Thursday, April 26, 2018
During a very productive legislative session, many key priorities championed by Del. Eileen Filler-Corn (D-41) passed the Virginia House and Senate this year and made their way to Governor Ralph Northam for his signature, including:
Teaching About Boundaries and Personal Privacy in School: Filler-Corn’s bill, HB 45 will require any family life education curriculum offered in any elementary school, middle school, or high school to incorporate age-appropriate elements of effective and evidence-based programs on the importance of the personal privacy and personal boundaries of other individuals. This measure was signed into law on March 19. HB 45 builds upon Filler-Corn’s successful legislation from 2016 and 2017, which requires any high school family life education curriculum offered by a local school division to incorporate age-appropriate elements of effective and evidence-based programs on the prevention of dating violence, domestic abuse, sexual harassment, and sexual violence and also allows education about the law and meaning of consent.
Making College More Affordable: Filler-Corn’s bill, HB 454 will require the governing board of each public institution of higher education to implement guidelines that encourage the adoption and use of low-cost and no-cost open educational resources in courses offered at such institution. The measure will help universities and faculties make class materials more affordable to college students. The Governor signed this bill on April 4.
Protecting Health Care Workers and Cutting Government Red Tape: Filler-Corn’s bill, HB 456 would have repealed a little known provision allowing a loan provider to petition a circuit court to order the suspension of any state-issued license to engage in a health care profession or occupation when the licensed person is either delinquent or in default in the payment of a federally guaranteed or state-guaranteed educational loan or work-conditional scholarship. Filler-Corn struck her bill and signed on as Chief Co-Patron of a similar bill, HB 456 sponsored by Del. Schuyler Van Valkenburg. The Governor signed the bill on March 5.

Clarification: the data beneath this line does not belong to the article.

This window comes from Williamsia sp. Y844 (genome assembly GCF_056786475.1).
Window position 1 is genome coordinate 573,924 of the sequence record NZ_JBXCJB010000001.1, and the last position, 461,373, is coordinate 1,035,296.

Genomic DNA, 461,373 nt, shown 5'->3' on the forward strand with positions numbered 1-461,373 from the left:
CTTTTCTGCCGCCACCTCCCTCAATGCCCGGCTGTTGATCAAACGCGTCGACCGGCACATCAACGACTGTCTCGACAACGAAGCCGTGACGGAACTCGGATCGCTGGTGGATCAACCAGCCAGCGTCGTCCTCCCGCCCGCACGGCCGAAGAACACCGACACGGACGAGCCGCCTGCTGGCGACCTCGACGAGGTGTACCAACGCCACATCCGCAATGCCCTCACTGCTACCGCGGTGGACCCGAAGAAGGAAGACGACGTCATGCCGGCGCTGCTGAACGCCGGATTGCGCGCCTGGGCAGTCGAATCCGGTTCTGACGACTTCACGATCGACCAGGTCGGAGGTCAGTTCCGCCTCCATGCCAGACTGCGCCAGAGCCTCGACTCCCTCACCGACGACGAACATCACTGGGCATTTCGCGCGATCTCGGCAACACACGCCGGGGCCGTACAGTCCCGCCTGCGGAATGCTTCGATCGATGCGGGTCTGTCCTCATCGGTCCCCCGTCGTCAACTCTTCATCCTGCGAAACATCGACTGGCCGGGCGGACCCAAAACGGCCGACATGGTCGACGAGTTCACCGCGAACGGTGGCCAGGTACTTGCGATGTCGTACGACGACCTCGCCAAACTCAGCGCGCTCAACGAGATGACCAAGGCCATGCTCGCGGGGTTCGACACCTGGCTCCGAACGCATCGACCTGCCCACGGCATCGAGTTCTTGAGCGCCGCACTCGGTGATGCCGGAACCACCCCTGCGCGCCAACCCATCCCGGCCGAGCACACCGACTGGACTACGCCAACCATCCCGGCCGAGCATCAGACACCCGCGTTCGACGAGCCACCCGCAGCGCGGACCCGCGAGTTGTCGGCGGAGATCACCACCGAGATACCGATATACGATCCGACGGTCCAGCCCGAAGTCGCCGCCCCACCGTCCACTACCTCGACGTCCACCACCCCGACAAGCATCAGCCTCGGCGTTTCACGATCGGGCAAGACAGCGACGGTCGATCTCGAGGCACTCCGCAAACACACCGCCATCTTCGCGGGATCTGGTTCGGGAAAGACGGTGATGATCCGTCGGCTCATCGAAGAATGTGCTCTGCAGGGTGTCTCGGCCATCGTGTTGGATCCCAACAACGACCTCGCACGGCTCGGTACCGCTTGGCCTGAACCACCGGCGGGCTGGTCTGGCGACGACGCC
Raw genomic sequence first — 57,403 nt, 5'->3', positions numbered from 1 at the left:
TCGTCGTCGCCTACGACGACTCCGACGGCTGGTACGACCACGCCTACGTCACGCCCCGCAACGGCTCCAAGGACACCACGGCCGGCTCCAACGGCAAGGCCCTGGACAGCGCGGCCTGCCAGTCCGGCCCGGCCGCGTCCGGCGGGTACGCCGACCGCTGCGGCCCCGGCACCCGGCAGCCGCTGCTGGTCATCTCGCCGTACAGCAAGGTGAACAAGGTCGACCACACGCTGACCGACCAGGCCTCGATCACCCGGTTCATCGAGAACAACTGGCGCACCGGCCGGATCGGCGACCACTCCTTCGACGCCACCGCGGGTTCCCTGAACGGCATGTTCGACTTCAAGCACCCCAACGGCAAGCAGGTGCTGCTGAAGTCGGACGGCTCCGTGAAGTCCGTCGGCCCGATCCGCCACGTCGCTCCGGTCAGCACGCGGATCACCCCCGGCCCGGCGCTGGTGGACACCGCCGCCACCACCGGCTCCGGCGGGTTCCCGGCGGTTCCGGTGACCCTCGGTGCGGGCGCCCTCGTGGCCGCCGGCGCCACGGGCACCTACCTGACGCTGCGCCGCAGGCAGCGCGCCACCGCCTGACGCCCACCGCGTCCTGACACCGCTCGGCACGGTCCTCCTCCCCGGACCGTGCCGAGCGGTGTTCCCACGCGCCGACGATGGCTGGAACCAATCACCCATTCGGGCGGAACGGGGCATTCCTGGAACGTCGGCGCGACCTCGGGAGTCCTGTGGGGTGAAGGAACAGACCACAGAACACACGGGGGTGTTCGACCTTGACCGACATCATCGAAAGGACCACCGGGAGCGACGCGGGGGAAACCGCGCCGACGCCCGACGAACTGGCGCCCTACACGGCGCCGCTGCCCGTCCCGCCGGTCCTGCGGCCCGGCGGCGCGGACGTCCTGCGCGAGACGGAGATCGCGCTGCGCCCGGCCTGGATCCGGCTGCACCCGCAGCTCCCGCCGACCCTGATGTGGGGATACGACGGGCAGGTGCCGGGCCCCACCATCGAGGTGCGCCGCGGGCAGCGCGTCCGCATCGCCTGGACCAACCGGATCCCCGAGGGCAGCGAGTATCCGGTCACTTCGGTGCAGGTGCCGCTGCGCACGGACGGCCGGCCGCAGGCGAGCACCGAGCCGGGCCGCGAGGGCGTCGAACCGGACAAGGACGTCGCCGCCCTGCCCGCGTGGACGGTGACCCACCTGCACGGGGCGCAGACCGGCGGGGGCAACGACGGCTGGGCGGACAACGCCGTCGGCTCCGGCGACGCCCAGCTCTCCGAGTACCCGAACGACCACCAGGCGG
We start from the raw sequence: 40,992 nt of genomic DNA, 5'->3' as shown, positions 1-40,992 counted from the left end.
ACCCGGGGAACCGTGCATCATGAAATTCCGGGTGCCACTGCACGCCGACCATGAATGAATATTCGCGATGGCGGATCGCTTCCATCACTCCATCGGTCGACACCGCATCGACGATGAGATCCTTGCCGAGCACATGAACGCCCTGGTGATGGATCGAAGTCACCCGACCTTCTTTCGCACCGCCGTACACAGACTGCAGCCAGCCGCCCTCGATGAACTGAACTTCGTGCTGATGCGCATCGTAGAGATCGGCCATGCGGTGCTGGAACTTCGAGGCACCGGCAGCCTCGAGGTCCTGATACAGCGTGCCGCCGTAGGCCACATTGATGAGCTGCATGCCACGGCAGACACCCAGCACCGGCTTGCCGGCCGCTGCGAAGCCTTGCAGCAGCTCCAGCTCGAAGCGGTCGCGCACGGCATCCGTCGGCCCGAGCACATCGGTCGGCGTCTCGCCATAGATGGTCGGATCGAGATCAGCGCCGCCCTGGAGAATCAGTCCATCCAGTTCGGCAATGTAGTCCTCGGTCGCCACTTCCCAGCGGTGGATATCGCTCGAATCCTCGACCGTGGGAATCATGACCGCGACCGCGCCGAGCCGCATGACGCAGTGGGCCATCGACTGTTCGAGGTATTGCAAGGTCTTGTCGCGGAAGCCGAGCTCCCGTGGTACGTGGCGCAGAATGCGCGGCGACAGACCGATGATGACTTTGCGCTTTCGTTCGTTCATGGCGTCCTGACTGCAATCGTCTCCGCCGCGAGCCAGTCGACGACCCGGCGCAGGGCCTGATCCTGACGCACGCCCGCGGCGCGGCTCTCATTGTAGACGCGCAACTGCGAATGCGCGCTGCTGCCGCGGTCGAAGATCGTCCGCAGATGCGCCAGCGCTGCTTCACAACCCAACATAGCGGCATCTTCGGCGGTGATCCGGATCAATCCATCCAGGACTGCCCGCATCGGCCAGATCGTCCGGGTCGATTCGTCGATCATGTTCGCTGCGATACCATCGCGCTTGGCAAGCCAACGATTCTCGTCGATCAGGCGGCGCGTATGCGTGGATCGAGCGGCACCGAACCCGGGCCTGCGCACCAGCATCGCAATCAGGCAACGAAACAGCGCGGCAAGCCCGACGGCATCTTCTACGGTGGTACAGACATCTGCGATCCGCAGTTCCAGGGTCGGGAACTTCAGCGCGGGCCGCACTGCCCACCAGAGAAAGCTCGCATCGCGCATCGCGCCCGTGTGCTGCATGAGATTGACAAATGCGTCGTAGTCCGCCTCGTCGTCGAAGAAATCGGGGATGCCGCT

Taking Government Out of the Doctor’s Office: Filler-Corn introduced HB 458 which would provide that a practitioner may issue a written certification for the use of cannabidiol oil or THC-A oil for the treatment, or to alleviate the symptoms of, any diagnosed condition or disease. Under current law, a practitioner may only issue such certification for the treatment or to alleviate the symptoms of intractable epilepsy. Filler-Corn’s bill was rolled into HB 1251 sponsored by Del. Ben Cline, on which Filler-Corn serves as a chief co-patron. The bill was signed on March 9. This builds upon Filler-Corn’s work with Sen. Dave Marsden and her constituents from the 41st District to decriminalize cannabidiol oil since 2015.
Improving Virginia’s Criminal Justice System: For the past two years, Del. Filler-Corn has carried the Governor’s legislation to increase the felony larceny threshold. Her bill, HB 706, would have raised the threshold from $200 to $1000. Similar legislation, HB 1550, passed with Filler-Corn as a co-patron. HB 1550 raises the threshold from $200 to $500 and was signed into law by Governor Northam on April 4.